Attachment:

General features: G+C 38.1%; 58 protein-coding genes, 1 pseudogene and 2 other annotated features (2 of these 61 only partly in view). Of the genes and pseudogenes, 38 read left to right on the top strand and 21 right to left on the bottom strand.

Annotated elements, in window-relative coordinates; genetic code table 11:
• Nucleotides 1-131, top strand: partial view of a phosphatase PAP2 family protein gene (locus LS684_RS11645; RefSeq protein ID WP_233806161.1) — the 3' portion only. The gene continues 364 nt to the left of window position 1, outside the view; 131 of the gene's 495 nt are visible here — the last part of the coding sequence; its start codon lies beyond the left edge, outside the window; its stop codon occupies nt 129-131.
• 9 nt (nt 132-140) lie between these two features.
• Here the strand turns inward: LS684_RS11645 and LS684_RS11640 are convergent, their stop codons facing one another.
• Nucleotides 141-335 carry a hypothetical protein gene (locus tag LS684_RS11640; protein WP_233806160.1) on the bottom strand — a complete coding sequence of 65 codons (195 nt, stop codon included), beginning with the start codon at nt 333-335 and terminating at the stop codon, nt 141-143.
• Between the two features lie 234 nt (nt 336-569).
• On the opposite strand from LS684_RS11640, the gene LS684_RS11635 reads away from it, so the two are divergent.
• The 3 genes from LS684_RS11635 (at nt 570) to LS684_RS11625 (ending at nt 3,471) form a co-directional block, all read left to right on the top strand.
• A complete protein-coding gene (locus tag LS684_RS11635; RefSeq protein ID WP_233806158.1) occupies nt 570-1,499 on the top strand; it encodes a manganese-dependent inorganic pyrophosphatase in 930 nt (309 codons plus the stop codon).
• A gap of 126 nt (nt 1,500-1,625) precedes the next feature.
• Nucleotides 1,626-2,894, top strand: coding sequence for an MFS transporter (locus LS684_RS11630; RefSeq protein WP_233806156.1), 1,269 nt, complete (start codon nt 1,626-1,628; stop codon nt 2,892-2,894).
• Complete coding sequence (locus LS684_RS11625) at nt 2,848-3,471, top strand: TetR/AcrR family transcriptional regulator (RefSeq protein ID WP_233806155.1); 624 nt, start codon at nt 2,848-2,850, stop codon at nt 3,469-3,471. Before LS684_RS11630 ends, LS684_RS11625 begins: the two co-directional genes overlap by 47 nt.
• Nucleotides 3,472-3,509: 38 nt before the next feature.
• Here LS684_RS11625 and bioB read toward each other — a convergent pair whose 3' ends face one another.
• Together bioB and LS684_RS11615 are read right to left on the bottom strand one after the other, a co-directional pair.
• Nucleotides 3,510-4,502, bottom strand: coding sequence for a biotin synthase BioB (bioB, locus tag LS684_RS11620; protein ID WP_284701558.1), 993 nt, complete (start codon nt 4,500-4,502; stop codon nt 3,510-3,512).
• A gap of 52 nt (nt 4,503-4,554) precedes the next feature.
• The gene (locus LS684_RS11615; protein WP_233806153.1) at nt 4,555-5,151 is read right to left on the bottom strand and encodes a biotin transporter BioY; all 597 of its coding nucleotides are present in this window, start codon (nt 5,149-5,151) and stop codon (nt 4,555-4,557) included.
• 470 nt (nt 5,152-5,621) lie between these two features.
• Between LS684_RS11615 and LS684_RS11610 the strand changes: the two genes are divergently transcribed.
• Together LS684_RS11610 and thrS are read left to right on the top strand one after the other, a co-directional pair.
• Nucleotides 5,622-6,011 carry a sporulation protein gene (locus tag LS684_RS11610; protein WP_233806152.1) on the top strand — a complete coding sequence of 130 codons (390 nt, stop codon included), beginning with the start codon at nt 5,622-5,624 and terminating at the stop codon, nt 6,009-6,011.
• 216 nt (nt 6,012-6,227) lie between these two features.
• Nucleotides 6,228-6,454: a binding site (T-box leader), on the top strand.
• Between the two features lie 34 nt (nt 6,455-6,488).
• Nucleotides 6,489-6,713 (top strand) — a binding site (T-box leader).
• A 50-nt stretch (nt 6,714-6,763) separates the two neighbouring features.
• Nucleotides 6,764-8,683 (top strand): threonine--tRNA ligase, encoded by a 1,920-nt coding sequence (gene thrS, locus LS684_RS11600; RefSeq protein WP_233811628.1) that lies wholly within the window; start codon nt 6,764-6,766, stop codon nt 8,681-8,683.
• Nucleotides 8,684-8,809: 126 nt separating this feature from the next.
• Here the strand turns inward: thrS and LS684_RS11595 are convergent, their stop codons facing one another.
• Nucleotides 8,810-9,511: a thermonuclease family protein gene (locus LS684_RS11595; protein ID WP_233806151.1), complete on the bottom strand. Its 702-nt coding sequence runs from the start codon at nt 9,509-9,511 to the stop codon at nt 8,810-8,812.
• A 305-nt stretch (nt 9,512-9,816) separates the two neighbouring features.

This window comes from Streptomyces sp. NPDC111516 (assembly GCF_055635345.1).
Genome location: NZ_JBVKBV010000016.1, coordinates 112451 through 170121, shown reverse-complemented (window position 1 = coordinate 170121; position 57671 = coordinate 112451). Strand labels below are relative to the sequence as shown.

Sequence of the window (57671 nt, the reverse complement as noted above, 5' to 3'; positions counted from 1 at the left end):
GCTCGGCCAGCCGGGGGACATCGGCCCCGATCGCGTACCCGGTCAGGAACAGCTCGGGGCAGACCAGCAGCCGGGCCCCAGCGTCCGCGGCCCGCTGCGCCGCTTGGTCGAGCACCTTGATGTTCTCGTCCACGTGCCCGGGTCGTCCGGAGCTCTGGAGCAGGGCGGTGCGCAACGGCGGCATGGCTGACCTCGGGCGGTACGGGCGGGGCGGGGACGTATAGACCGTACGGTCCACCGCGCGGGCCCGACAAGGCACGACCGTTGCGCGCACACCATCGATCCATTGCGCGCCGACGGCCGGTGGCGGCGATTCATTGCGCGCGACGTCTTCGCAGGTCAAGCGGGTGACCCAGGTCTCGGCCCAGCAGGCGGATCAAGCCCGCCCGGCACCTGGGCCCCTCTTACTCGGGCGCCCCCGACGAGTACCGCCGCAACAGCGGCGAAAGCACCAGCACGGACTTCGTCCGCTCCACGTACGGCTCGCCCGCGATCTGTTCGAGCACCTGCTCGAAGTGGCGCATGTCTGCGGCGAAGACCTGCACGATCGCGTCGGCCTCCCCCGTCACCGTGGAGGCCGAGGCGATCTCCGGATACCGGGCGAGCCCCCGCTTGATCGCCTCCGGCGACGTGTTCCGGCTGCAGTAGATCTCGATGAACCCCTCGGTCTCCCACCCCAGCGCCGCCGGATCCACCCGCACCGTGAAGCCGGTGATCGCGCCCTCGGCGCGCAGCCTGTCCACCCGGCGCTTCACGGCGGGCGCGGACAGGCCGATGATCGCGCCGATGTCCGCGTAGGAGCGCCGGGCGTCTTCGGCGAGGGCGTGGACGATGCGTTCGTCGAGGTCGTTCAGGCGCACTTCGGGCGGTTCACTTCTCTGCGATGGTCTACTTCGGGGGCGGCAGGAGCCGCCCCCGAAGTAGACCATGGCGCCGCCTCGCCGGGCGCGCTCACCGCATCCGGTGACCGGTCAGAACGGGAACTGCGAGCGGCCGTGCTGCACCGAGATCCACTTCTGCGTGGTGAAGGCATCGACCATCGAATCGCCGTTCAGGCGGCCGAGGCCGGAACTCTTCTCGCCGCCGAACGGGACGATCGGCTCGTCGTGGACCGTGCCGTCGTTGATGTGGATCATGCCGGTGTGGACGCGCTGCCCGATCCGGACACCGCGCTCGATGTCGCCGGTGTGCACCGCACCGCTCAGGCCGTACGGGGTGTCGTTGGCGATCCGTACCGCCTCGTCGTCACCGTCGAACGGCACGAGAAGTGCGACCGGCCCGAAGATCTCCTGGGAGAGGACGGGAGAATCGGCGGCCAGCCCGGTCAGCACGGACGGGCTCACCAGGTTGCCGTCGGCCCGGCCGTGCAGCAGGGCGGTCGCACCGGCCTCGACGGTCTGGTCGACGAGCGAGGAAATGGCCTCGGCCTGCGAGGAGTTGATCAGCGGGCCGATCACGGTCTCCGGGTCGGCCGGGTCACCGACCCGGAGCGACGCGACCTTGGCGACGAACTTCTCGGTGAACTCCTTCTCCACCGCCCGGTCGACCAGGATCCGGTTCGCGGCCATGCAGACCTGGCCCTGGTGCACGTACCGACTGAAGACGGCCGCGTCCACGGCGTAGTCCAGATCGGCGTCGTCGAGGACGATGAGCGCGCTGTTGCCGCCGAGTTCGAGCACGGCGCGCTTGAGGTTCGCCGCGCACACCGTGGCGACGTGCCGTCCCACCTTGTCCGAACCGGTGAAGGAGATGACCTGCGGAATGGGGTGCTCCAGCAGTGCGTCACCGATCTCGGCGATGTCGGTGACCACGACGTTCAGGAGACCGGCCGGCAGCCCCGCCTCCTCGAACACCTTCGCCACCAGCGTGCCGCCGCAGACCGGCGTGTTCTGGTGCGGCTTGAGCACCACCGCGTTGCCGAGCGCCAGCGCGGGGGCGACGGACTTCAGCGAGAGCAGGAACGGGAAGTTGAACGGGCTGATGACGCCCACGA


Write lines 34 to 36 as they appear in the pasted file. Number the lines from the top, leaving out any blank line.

This window comes from Streptomyces sp. NPDC111516 (assembly GCF_055635345.1).
Genome location: NZ_JBVKBV010000016.1, coordinates 112451 through 170121, shown reverse-complemented (window position 1 = coordinate 170121; position 57671 = coordinate 112451). Strand labels below are relative to the sequence as shown.

Sequence of the window (57671 nt, the reverse complement as noted above, 5' to 3'; positions counted from 1 at the left end):